Is Multiple Sclerosis (M.S.) a vitamin D deficiency?
If you have known anyone to suffer from M.S, the disease is debilitating, with muscular weakness, and then the loss of body control and function.
Wikipedia describes the disease as follows:
“Multiple sclerosis (MS), also known as disseminated sclerosis or encephalomyelitis disseminata, is a demyelinating disease in which the insulating covers of nerve cells in the brain and spinal cord are damaged. This damage disrupts the ability of parts of the nervous system to communicate, resulting in a wide range of signs and symptoms, including physical, mental, and sometimes psychiatric problems. MS takes several forms, with new symptoms either occurring in isolated attacks (relapsing forms) or building up over time (progressive forms). Between attacks, symptoms may disappear completely; however, permanent neurological problems often occur, especially as the disease advances.
While the cause is not clear, the underlying mechanism is thought to be either destruction by the immune system or failure of the myelin-producing cells. Proposed causes for this include genetics and environmental factors such as infections. MS is usually diagnosed based on the presenting signs and symptoms and the results of supporting medical tests.” Read more here.
Recent research is now suggesting that the disease may be improved by Vitamin D, which can over time repair the nerve damage caused by the disease. Is it possible that M.S. is really a problem with being deficient in Vitamin D?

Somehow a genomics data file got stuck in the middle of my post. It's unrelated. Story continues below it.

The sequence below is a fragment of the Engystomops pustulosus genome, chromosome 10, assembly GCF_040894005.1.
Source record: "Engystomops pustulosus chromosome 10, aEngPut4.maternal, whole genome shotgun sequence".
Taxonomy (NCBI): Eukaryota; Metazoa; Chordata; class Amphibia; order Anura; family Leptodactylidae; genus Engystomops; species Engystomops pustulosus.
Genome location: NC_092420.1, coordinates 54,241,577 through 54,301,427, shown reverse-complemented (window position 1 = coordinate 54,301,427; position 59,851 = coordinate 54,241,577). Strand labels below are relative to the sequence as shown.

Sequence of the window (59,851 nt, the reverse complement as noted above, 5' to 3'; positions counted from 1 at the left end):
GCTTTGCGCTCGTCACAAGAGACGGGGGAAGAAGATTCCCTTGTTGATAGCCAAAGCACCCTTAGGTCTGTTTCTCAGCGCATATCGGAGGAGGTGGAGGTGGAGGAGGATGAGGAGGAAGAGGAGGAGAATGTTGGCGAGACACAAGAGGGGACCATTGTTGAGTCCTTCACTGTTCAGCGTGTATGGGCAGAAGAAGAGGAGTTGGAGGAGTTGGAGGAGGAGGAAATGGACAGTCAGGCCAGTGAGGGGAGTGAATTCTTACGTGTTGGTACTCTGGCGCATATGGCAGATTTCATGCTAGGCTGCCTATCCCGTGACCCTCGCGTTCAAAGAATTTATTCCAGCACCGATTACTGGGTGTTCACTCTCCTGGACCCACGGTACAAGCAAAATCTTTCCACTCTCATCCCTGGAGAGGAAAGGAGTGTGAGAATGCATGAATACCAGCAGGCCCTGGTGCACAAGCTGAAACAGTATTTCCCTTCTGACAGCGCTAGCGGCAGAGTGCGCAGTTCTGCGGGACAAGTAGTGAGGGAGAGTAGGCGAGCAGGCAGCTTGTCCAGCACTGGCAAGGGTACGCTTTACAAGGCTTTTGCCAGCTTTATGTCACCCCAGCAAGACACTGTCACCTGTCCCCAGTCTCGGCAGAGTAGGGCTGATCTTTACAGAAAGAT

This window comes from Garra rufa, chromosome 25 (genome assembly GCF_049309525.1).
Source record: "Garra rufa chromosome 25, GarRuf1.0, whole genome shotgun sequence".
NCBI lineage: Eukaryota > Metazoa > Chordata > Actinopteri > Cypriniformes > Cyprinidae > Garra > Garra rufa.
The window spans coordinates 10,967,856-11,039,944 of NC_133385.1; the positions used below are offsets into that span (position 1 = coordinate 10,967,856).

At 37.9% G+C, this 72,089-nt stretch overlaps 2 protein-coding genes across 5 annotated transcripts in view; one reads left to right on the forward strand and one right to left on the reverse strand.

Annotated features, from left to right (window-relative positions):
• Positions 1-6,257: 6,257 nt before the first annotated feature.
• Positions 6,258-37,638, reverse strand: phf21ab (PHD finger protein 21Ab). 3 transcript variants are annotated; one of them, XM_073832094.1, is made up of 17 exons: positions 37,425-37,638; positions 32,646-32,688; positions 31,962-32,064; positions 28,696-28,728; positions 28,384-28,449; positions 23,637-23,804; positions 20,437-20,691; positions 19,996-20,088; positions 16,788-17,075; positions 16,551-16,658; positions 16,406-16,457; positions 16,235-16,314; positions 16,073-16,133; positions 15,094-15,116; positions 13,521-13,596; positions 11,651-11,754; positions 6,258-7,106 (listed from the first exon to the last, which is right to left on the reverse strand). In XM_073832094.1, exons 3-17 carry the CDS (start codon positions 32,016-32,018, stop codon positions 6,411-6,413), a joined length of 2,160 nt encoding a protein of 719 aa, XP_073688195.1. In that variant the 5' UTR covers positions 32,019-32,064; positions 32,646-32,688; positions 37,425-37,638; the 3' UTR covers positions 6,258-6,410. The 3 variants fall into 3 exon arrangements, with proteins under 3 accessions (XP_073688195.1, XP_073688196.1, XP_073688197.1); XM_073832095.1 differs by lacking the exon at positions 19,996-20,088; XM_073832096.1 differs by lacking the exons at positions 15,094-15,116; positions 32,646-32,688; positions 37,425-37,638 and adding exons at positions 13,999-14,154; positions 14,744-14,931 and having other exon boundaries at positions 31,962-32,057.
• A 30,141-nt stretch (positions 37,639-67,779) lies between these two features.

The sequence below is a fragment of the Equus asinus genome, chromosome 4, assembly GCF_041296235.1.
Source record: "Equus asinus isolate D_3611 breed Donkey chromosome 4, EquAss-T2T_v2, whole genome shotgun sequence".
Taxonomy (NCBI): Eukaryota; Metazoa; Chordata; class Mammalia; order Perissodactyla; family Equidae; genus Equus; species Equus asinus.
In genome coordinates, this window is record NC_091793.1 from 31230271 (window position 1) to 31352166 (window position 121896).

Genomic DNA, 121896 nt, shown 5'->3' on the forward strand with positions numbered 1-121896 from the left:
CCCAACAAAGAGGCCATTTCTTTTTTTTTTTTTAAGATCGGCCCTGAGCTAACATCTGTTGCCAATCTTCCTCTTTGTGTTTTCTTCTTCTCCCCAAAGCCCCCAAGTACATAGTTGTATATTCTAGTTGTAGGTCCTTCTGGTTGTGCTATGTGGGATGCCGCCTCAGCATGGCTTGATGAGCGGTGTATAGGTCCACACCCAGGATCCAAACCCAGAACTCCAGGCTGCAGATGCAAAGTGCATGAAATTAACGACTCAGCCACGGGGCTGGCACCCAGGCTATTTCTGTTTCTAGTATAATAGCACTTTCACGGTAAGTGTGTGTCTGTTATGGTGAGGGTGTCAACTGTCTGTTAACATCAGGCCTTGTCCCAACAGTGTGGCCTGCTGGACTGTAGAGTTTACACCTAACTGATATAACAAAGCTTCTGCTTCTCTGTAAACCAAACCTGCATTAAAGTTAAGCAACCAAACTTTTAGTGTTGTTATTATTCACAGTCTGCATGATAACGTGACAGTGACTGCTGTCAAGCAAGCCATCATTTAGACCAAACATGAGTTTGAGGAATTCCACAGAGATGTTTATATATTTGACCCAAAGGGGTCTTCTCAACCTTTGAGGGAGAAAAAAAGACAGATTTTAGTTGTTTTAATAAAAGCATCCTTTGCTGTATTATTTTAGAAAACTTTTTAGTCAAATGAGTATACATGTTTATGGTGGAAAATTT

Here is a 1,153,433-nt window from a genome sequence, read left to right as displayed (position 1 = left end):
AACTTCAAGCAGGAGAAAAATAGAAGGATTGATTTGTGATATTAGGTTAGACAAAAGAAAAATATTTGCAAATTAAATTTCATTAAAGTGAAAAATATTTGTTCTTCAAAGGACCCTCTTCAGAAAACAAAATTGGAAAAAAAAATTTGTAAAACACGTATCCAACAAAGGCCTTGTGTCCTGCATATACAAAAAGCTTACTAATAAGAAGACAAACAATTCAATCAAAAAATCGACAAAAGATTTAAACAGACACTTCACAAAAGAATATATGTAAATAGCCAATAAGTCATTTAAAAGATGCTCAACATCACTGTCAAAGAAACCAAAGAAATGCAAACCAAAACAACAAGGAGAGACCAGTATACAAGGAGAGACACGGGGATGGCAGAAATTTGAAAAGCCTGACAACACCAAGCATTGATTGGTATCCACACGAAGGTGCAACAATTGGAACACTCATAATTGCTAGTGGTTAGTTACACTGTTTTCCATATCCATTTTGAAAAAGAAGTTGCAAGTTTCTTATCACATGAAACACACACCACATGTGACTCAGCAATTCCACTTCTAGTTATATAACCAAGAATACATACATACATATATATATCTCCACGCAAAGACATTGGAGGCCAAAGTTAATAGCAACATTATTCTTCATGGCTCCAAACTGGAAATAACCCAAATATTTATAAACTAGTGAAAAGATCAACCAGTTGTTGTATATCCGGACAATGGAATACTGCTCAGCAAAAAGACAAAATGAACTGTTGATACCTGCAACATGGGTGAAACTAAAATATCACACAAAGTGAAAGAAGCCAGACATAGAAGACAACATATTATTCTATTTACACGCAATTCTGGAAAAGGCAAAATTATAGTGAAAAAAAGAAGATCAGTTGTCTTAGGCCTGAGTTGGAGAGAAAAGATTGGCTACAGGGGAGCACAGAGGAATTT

Check out this article on the latest research on the disease
Vitamin D could repair nerve damage in multiple sclerosis, study suggests – See more at: http://www.cam.ac.uk/research/news/vitamin-d-could-repair-nerve-damage-in-multiple-sclerosis-study-suggests#sthash.3FewkAZ5.dpuf
A protein activated by vitamin D could be involved in repairing damage to myelin in people with multiple sclerosis (MS), according to new research from the University of Cambridge. The study, published today in the Journal of Cell Biology, offers significant evidence that vitamin D could be a possible treatment for MS in the future.
Researchers, from the MS Society Cambridge Centre for Myelin Repair, identified that the “vitamin D receptor”™ protein pairs with an existing protein, called the RXR gamma receptor, already known to be involved in the repair of myelin, the protective sheath surrounding nerve fibres.
By adding vitamin D to brain stem cells where the proteins were present, they found the production rate of oligodendrocytes (myelin making cells) increased by 80%. When they blocked the vitamin D receptor to stop it from working, the RXR gamma protein alone was unable to stimulate the production of oligodendrocytes.